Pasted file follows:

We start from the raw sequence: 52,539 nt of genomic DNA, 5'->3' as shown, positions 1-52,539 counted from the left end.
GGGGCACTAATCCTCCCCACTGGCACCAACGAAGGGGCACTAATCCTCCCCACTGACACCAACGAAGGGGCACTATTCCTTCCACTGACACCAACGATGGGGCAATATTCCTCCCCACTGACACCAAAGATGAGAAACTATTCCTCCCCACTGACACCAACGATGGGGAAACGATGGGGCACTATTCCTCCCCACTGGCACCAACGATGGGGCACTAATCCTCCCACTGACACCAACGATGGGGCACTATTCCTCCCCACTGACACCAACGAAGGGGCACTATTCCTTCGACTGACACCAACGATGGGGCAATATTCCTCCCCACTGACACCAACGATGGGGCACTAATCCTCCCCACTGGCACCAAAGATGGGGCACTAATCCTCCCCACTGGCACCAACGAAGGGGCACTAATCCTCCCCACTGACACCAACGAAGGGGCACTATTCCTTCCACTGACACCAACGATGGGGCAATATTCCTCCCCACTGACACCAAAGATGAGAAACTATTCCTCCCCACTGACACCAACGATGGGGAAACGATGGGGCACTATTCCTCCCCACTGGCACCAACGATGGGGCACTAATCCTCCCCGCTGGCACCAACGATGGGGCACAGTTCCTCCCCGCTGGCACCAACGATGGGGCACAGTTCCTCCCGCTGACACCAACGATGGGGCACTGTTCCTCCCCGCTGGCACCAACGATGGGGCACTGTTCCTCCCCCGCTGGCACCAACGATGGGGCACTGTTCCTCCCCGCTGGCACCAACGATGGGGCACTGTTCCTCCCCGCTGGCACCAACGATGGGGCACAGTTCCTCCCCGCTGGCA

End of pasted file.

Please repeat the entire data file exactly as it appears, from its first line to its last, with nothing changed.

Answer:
We start from the raw sequence: 52,539 nt of genomic DNA, 5'->3' as shown, positions 1-52,539 counted from the left end.
GGGGCACTAATCCTCCCCACTGGCACCAACGAAGGGGCACTAATCCTCCCCACTGACACCAACGAAGGGGCACTATTCCTTCCACTGACACCAACGATGGGGCAATATTCCTCCCCACTGACACCAAAGATGAGAAACTATTCCTCCCCACTGACACCAACGATGGGGAAACGATGGGGCACTATTCCTCCCCACTGGCACCAACGATGGGGCACTAATCCTCCCACTGACACCAACGATGGGGCACTATTCCTCCCCACTGACACCAACGAAGGGGCACTATTCCTTCGACTGACACCAACGATGGGGCAATATTCCTCCCCACTGACACCAACGATGGGGCACTAATCCTCCCCACTGGCACCAAAGATGGGGCACTAATCCTCCCCACTGGCACCAACGAAGGGGCACTAATCCTCCCCACTGACACCAACGAAGGGGCACTATTCCTTCCACTGACACCAACGATGGGGCAATATTCCTCCCCACTGACACCAAAGATGAGAAACTATTCCTCCCCACTGACACCAACGATGGGGAAACGATGGGGCACTATTCCTCCCCACTGGCACCAACGATGGGGCACTAATCCTCCCCGCTGGCACCAACGATGGGGCACAGTTCCTCCCCGCTGGCACCAACGATGGGGCACAGTTCCTCCCGCTGACACCAACGATGGGGCACTGTTCCTCCCCGCTGGCACCAACGATGGGGCACTGTTCCTCCCCCGCTGGCACCAACGATGGGGCACTGTTCCTCCCCGCTGGCACCAACGATGGGGCACTGTTCCTCCCCGCTGGCACCAACGATGGGGCACAGTTCCTCCCCGCTGGCA